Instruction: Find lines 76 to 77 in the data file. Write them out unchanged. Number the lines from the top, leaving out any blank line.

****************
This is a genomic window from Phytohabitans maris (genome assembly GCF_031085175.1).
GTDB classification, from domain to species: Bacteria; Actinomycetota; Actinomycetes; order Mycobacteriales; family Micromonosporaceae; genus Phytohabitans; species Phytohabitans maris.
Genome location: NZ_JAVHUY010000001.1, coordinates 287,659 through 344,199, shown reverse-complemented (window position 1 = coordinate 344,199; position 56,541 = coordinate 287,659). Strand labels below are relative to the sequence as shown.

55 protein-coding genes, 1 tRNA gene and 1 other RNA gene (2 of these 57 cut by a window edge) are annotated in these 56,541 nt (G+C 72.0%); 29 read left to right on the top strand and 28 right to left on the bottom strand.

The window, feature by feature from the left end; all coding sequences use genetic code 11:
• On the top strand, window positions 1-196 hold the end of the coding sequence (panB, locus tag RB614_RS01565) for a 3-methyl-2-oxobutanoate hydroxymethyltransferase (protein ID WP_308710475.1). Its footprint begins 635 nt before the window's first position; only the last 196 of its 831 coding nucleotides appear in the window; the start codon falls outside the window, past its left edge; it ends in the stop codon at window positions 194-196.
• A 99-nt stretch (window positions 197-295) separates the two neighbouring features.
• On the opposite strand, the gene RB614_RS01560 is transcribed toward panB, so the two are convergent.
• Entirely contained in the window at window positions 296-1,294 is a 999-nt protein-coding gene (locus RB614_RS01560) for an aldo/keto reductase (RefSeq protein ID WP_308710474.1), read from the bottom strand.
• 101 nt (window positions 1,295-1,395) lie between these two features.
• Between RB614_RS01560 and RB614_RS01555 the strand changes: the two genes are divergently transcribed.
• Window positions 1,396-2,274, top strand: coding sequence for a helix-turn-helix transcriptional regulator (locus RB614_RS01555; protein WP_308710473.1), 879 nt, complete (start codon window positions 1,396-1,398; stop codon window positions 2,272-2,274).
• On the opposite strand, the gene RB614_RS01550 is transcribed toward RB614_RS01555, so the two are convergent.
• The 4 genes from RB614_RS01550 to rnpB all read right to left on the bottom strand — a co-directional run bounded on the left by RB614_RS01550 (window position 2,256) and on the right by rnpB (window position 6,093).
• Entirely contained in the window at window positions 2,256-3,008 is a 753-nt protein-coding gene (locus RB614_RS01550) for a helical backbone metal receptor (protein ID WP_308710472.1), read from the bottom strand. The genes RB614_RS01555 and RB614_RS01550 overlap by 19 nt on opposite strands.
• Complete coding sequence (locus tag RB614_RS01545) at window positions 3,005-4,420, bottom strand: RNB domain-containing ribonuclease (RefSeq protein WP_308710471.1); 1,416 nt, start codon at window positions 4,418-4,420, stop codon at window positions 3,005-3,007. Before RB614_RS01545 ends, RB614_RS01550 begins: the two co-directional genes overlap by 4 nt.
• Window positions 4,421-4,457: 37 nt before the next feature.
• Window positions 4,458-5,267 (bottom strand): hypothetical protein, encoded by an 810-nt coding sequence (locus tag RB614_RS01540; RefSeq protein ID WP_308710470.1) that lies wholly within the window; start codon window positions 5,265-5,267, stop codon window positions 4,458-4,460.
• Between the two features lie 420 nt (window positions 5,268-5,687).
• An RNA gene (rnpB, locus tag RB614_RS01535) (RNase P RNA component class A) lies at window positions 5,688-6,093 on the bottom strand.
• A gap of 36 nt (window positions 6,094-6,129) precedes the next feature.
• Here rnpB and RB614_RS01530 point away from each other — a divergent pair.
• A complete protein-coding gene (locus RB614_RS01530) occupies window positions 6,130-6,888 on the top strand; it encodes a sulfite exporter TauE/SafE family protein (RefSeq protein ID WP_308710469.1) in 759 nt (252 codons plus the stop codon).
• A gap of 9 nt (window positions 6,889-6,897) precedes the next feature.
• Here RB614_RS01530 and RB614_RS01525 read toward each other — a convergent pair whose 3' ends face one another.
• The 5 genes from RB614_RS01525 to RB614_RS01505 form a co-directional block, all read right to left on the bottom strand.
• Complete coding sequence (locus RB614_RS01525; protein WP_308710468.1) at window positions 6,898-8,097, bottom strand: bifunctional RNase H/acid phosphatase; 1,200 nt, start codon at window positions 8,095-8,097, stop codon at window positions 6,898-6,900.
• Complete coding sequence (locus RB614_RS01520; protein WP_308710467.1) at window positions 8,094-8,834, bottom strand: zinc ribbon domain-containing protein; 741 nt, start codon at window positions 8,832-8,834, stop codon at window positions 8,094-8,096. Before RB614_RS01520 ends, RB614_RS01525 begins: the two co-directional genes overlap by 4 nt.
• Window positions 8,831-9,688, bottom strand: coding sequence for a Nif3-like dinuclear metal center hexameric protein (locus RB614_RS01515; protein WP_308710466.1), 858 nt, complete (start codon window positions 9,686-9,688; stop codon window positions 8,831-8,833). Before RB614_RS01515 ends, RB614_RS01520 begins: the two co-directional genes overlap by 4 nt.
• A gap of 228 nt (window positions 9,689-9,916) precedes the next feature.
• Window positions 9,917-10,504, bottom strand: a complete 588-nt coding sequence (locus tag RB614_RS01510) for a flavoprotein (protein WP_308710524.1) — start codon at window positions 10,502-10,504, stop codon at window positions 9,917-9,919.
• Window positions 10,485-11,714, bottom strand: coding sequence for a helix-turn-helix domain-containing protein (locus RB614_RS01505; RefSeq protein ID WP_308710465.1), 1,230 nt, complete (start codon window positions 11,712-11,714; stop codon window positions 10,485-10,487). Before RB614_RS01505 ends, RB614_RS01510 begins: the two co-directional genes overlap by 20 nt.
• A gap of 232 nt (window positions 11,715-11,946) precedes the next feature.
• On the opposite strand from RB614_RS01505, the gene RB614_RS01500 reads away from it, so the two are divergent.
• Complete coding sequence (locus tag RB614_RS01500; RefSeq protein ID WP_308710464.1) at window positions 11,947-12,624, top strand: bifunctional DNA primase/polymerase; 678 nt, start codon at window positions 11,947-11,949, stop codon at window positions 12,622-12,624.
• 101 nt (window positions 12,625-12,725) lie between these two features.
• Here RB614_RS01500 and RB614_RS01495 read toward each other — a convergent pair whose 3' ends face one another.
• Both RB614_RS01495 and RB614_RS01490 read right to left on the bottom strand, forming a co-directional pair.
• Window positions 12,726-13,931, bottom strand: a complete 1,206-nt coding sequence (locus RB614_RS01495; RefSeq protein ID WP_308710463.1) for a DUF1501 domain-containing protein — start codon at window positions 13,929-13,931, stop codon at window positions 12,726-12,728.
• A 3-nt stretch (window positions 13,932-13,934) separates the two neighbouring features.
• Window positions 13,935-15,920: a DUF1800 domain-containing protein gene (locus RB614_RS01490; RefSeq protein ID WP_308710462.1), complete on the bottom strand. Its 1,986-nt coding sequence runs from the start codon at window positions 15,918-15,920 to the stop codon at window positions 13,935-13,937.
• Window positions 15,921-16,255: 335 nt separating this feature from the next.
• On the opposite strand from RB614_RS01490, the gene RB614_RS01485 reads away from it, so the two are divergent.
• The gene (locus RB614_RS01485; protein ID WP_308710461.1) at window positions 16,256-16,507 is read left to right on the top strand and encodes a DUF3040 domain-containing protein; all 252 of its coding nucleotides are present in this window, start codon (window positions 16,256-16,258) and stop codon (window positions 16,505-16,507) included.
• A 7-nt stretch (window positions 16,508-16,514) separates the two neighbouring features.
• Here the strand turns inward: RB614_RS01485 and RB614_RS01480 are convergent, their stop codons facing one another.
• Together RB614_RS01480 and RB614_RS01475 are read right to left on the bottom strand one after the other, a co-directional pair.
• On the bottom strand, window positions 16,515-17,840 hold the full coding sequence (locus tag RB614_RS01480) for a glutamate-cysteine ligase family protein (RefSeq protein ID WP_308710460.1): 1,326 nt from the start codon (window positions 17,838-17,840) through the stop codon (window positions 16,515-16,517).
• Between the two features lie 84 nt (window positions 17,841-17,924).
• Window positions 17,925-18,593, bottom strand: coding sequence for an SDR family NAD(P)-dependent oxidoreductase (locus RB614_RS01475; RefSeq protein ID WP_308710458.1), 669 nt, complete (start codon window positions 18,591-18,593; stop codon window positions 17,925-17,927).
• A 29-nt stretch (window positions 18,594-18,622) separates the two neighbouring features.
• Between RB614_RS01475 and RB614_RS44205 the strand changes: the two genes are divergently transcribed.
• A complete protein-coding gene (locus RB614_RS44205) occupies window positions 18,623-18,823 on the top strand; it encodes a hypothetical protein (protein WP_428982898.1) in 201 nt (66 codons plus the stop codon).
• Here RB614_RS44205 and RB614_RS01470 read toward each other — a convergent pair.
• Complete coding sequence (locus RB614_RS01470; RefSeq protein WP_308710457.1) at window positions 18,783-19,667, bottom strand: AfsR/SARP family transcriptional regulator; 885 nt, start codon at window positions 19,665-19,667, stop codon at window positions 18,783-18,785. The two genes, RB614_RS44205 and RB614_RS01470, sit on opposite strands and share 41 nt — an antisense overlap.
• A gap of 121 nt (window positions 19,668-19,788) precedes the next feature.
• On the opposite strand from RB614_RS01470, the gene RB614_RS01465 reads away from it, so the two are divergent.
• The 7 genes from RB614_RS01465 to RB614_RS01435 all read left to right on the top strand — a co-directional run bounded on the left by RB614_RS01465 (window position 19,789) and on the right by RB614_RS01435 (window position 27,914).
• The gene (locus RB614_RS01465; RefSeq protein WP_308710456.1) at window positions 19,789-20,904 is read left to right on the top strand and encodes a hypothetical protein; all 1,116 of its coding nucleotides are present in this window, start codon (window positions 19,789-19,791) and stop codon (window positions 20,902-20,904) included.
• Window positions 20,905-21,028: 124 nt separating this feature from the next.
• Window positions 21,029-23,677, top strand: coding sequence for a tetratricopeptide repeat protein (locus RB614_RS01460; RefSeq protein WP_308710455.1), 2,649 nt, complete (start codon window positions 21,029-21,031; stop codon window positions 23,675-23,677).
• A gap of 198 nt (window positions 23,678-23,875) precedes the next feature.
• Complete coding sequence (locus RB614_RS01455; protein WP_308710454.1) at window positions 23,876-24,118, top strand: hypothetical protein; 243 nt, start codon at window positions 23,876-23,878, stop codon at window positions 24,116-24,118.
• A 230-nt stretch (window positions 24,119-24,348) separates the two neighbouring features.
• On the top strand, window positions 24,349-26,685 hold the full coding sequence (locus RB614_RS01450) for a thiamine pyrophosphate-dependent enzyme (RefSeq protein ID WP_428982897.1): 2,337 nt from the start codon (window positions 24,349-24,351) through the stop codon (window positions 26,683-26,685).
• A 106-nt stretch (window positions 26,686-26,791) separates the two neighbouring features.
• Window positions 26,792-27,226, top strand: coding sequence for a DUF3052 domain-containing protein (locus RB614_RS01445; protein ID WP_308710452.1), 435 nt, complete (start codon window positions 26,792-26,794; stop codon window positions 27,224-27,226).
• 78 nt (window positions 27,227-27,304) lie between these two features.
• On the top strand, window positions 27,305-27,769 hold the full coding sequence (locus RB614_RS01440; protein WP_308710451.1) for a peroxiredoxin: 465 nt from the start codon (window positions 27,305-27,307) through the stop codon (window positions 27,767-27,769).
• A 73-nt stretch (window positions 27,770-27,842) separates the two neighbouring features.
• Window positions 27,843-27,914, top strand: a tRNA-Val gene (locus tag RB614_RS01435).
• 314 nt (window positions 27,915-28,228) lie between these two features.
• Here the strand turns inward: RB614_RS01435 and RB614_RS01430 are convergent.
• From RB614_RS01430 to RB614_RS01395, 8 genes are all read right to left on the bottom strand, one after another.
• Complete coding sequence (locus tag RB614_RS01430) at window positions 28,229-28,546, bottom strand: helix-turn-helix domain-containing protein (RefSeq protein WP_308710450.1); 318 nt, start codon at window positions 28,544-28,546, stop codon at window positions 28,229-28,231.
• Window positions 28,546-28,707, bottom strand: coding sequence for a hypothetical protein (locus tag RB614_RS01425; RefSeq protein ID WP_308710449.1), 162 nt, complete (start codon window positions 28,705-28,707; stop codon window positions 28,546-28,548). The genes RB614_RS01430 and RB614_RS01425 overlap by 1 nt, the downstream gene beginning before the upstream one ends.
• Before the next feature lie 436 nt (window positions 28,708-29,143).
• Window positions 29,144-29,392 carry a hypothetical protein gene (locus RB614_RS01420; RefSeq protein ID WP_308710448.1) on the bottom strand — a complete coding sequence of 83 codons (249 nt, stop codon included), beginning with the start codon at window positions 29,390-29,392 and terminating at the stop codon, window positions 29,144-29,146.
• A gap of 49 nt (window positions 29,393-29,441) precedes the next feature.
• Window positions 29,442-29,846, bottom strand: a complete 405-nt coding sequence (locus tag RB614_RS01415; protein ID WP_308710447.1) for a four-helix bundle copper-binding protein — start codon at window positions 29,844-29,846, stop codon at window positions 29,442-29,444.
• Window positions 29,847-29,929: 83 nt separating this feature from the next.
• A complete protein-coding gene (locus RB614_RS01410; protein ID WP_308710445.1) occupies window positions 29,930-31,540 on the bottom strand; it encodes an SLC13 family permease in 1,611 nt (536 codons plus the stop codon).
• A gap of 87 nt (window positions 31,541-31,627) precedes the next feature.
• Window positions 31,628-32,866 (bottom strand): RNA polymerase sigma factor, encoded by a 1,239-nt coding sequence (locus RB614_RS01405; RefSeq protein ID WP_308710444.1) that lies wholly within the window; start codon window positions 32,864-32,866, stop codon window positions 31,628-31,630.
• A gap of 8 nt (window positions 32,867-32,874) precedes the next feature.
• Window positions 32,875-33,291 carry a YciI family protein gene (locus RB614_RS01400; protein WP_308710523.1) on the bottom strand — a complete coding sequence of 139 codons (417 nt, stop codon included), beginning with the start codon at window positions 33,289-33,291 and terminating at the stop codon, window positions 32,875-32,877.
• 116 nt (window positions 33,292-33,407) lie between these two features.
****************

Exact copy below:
• Window positions 28,546-28,707, bottom strand: coding sequence for a hypothetical protein (locus tag RB614_RS01425; RefSeq protein ID WP_308710449.1), 162 nt, complete (start codon window positions 28,705-28,707; stop codon window positions 28,546-28,548). The genes RB614_RS01430 and RB614_RS01425 overlap by 1 nt, the downstream gene beginning before the upstream one ends.
• Before the next feature lie 436 nt (window positions 28,708-29,143).